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  • Garden Organic 2022 Members Experiments

    https://www.gardenorganic.org.uk/tes...-bio-stimulant

    A topic of personal interest as the fight against flea beetle is bitter and ongoing, however I cannot seem to sign up for it without being redirected to log in (despite being logged in!)
    If any of you are signing up could you let me know whether you encounter the same issue?

  • #2
    Yes, I have exactly the same. An email seems worth writing. It might be a long time before they wonder why no-one has signed up!

    Like you I find the battle against flea beetle is a significant one, so this seems to hold out an interesting possibility. I would have thought though that coated seed would be expensive to produce, or perhaps an idea might be that one could coat the seed oneself. For the experiment the seed apparently is coming ready coated.

    Comment


    • #3
      I use cloches which cuts down flea beetle significantly on seedlings. On older plants they don't do so much damage. Worst on rocket, but we don't mind eating a few leaves with holes in. It is just seedlings which they decimate and kill.

      Gardeners of old used a contraption consisting of a wheel and a sticky surface by the side of the wheel. The wheel is a bit like a surveyor's trundle wheel. They trundled this along the bed and the disturbed flea beetles jump up (as they tend to do) and get stuck on the glue. Never seen one in action apart from on tv, possibly an old Geoff Hamilton method.

      What is the coating on the seed?

      What is the weather correlation for seedlings? I think it is worse during summer without much rain and not much of an issue at rainy times. Autumn and early spring sowings tend to be unaffected.

      This is a simpler method than constructing a wheel, but based on the same idea.

      "Make a sticky trap
      Exploit the beetles’ habit of jumping by catching them with a sticky trap. Coat a piece of card with grease, such as insect barrier glue, leaving a clean strip along one edge. Brush the clean edge of the card over the top of your plants – when the beetles hop into the air they’ll stick to the grease. Repeat as necessary but don’t leave the sticky trap among your plants as it could trap bees and other pollinators, and even birds and bats." https://www.gardenersworld.com/how-t...s/flea-beetle/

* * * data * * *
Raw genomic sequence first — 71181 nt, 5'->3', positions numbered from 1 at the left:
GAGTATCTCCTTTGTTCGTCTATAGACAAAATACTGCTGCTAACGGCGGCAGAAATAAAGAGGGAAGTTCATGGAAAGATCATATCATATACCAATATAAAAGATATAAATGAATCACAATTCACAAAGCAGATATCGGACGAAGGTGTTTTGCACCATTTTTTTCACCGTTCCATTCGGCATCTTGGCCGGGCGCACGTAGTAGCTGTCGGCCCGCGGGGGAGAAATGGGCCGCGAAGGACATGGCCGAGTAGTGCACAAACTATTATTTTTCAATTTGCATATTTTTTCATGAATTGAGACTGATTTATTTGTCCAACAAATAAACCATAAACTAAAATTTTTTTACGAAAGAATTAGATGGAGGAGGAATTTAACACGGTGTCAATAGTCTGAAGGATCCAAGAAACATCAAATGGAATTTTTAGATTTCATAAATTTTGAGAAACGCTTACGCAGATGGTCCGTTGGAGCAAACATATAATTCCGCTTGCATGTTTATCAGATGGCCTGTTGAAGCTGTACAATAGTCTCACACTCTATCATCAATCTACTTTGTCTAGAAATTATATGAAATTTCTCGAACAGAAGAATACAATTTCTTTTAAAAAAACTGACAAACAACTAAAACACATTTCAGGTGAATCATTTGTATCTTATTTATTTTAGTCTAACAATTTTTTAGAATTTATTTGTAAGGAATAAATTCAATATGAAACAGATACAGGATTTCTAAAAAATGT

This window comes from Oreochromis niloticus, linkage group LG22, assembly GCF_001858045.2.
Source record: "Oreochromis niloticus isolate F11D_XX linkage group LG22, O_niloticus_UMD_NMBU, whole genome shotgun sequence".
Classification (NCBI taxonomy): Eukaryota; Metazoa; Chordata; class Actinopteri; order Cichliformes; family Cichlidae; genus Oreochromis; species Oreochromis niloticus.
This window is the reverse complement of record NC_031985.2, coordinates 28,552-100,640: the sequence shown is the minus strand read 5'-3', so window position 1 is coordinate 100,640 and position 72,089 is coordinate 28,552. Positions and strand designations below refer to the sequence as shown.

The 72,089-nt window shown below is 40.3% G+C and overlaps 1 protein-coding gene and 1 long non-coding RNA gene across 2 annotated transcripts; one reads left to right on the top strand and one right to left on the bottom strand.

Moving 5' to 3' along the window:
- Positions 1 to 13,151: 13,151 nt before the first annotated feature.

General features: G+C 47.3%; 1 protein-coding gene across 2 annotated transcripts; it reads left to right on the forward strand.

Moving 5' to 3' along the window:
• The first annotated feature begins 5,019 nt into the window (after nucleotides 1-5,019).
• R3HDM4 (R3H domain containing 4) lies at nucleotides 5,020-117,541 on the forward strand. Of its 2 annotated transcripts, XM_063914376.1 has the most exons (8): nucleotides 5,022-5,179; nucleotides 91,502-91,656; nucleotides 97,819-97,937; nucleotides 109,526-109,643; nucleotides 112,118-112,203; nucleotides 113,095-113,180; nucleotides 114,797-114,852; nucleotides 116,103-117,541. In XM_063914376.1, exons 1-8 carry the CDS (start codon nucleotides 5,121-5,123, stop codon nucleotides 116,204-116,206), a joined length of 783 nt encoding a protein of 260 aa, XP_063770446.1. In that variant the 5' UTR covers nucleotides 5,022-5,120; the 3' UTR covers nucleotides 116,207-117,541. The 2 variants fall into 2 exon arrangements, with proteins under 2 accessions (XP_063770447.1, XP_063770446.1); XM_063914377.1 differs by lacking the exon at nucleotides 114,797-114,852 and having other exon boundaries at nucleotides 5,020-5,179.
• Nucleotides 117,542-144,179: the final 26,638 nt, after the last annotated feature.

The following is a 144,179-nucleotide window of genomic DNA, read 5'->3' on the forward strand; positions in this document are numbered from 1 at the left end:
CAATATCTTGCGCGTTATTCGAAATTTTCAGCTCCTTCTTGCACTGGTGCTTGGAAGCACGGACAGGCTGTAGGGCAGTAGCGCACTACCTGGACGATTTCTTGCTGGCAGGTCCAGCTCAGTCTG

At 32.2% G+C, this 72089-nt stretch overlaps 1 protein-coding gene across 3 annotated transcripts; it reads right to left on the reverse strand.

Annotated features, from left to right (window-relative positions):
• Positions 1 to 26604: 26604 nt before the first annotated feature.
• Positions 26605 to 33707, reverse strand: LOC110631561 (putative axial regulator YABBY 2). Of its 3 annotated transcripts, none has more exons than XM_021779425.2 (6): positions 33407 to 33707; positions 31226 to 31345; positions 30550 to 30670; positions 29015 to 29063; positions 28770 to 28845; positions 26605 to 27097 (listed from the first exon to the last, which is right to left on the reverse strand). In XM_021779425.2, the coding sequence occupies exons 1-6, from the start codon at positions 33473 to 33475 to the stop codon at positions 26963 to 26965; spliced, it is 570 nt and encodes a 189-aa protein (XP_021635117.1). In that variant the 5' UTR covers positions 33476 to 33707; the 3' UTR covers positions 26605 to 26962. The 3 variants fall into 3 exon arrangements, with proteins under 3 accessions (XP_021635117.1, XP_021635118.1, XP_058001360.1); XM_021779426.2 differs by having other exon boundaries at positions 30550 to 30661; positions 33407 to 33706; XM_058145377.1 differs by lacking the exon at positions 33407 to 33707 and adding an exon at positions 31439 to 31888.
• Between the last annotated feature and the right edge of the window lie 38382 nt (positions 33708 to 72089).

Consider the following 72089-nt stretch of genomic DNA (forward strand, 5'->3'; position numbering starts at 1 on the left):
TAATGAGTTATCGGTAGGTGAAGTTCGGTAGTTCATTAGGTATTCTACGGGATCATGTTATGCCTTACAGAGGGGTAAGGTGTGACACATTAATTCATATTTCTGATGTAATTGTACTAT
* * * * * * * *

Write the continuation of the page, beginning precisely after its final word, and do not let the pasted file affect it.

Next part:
Last edited by Galina; 15-01-2022, 08:08.

      Comment


      • triffid
        triffid commented
        Editing a comment
        Wouldn't one have to keep the plastic tunnel cloche open for ventilation? - how do you keep them from getting in that way?

      • Jang
        Jang commented
        Editing a comment
        Interesting that I haven't had an algal build-up on enviromesh. Perhaps my atmosphere is drier.

        I grow a lot of brassicas in 4'-4'6" wide beds. Over the years I've invested in 16mm and 13mm aluminium tubing (https://www.gardening-naturally.com/...luminium-tubes) and build-a-balls to construct cages of low and medium height (the taller ones for Brussel sprouts and PSB etc), which can be covered with mesh, fleece, debris netting or butterfly netting depending on the need at the time. I still find though that when I want to sow just an odd row of radishes or rocket in a seed bed, protecting from flea beetle is a pain.

      • Galina
        Galina commented
        Editing a comment
        Strangely not as much as through the open bottleneck, but I do have flat plastic end bits to close the cloches too, although they are by no means a snug fit. And when I have a plastic overhang it gets draped over the sides and a bit of soil on top. Does not need much ventilation for a short run and I don't keep it on for long either as it is mainly tiny seedlings that are at risk. With fleece that is not an issue at all.
        Last edited by Galina; 21-01-2022, 09:07.

    • #4
      The form seems to be working now!

      Comment


      • Galina
        Galina commented
        Editing a comment
        And reading the experiment is slightly strange. Why 'salad seeds' unless it is a brassica type salad. Is this also meant to deter slugs or as they say, mainly flea beetles. Because flea beetles do not attack my lettuce seedlings at all, slugs on the other hand ............... If 'salad' means lettuce then the experiment will be a success as there will be no flee beatles
        .

      • triffid
        triffid commented
        Editing a comment
        Now I can't remember where I saw it written, but I could swear they mentioned some kind of salad brassica like mustard or rocket on one of the pages.

    • #5
      By the way, did anyone receive a confirmation email when they signed up for this? I'm wondering whether I was registered.

      Comment


      • triffid
        triffid commented
        Editing a comment
        Yes, it arrived a couple of days ago but I haven't yet had the chance to read the protocol in depth. Something to do this evening!

      • triffid
        triffid commented
        Editing a comment
        It seems fairly straightfoward, and very little space required, but the daily observation shall keep us on our toes.

      • Jang
        Jang commented
        Editing a comment
        Yes, and three 10” pots took a bit of sorting out. One rather broken one will just about complete my set.
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